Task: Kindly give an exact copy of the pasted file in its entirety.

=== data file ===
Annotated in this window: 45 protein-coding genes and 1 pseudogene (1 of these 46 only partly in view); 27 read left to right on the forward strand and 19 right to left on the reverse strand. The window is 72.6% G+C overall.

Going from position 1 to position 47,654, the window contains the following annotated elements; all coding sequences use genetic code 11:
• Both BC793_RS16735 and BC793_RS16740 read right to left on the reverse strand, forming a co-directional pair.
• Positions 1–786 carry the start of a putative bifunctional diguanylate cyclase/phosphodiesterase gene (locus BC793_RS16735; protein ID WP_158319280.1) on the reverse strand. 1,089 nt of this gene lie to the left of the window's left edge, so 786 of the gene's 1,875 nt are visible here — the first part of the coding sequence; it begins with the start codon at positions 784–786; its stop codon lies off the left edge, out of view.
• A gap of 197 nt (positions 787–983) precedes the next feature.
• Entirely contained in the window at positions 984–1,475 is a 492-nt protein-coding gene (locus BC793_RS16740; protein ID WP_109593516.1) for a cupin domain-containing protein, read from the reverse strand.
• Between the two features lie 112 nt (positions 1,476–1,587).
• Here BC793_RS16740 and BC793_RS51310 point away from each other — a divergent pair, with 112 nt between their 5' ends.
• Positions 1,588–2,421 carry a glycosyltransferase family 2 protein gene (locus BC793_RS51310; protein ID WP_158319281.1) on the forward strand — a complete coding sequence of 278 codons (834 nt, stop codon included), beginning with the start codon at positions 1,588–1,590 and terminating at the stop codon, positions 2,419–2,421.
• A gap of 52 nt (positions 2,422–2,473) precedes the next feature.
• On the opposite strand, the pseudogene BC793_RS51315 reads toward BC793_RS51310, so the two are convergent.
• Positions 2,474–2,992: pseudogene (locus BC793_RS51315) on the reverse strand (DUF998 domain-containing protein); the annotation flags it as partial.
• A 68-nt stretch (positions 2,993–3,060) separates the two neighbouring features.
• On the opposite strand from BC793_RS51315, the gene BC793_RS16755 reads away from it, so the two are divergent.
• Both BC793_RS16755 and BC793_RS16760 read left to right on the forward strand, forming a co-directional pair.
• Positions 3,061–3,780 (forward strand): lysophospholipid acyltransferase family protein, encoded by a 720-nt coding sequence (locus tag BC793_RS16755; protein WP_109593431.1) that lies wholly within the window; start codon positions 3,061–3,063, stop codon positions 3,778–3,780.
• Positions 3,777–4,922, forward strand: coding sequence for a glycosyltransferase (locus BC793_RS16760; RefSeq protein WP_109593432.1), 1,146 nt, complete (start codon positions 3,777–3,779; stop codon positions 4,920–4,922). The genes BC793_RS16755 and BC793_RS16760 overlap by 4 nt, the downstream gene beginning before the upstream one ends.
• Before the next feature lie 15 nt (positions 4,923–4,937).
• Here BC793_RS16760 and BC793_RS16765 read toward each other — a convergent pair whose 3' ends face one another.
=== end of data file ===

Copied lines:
Annotated in this window: 45 protein-coding genes and 1 pseudogene (1 of these 46 only partly in view); 27 read left to right on the forward strand and 19 right to left on the reverse strand. The window is 72.6% G+C overall.

Going from position 1 to position 47,654, the window contains the following annotated elements; all coding sequences use genetic code 11:
• Both BC793_RS16735 and BC793_RS16740 read right to left on the reverse strand, forming a co-directional pair.
• Positions 1–786 carry the start of a putative bifunctional diguanylate cyclase/phosphodiesterase gene (locus BC793_RS16735; protein ID WP_158319280.1) on the reverse strand. 1,089 nt of this gene lie to the left of the window's left edge, so 786 of the gene's 1,875 nt are visible here — the first part of the coding sequence; it begins with the start codon at positions 784–786; its stop codon lies off the left edge, out of view.
• A gap of 197 nt (positions 787–983) precedes the next feature.
• Entirely contained in the window at positions 984–1,475 is a 492-nt protein-coding gene (locus BC793_RS16740; protein ID WP_109593516.1) for a cupin domain-containing protein, read from the reverse strand.
• Between the two features lie 112 nt (positions 1,476–1,587).
• Here BC793_RS16740 and BC793_RS51310 point away from each other — a divergent pair, with 112 nt between their 5' ends.
• Positions 1,588–2,421 carry a glycosyltransferase family 2 protein gene (locus BC793_RS51310; protein ID WP_158319281.1) on the forward strand — a complete coding sequence of 278 codons (834 nt, stop codon included), beginning with the start codon at positions 1,588–1,590 and terminating at the stop codon, positions 2,419–2,421.
• A gap of 52 nt (positions 2,422–2,473) precedes the next feature.
• On the opposite strand, the pseudogene BC793_RS51315 reads toward BC793_RS51310, so the two are convergent.
• Positions 2,474–2,992: pseudogene (locus BC793_RS51315) on the reverse strand (DUF998 domain-containing protein); the annotation flags it as partial.
• A 68-nt stretch (positions 2,993–3,060) separates the two neighbouring features.
• On the opposite strand from BC793_RS51315, the gene BC793_RS16755 reads away from it, so the two are divergent.
• Both BC793_RS16755 and BC793_RS16760 read left to right on the forward strand, forming a co-directional pair.
• Positions 3,061–3,780 (forward strand): lysophospholipid acyltransferase family protein, encoded by a 720-nt coding sequence (locus tag BC793_RS16755; protein WP_109593431.1) that lies wholly within the window; start codon positions 3,061–3,063, stop codon positions 3,778–3,780.
• Positions 3,777–4,922, forward strand: coding sequence for a glycosyltransferase (locus BC793_RS16760; RefSeq protein WP_109593432.1), 1,146 nt, complete (start codon positions 3,777–3,779; stop codon positions 4,920–4,922). The genes BC793_RS16755 and BC793_RS16760 overlap by 4 nt, the downstream gene beginning before the upstream one ends.
• Before the next feature lie 15 nt (positions 4,923–4,937).
• Here BC793_RS16760 and BC793_RS16765 read toward each other — a convergent pair whose 3' ends face one another.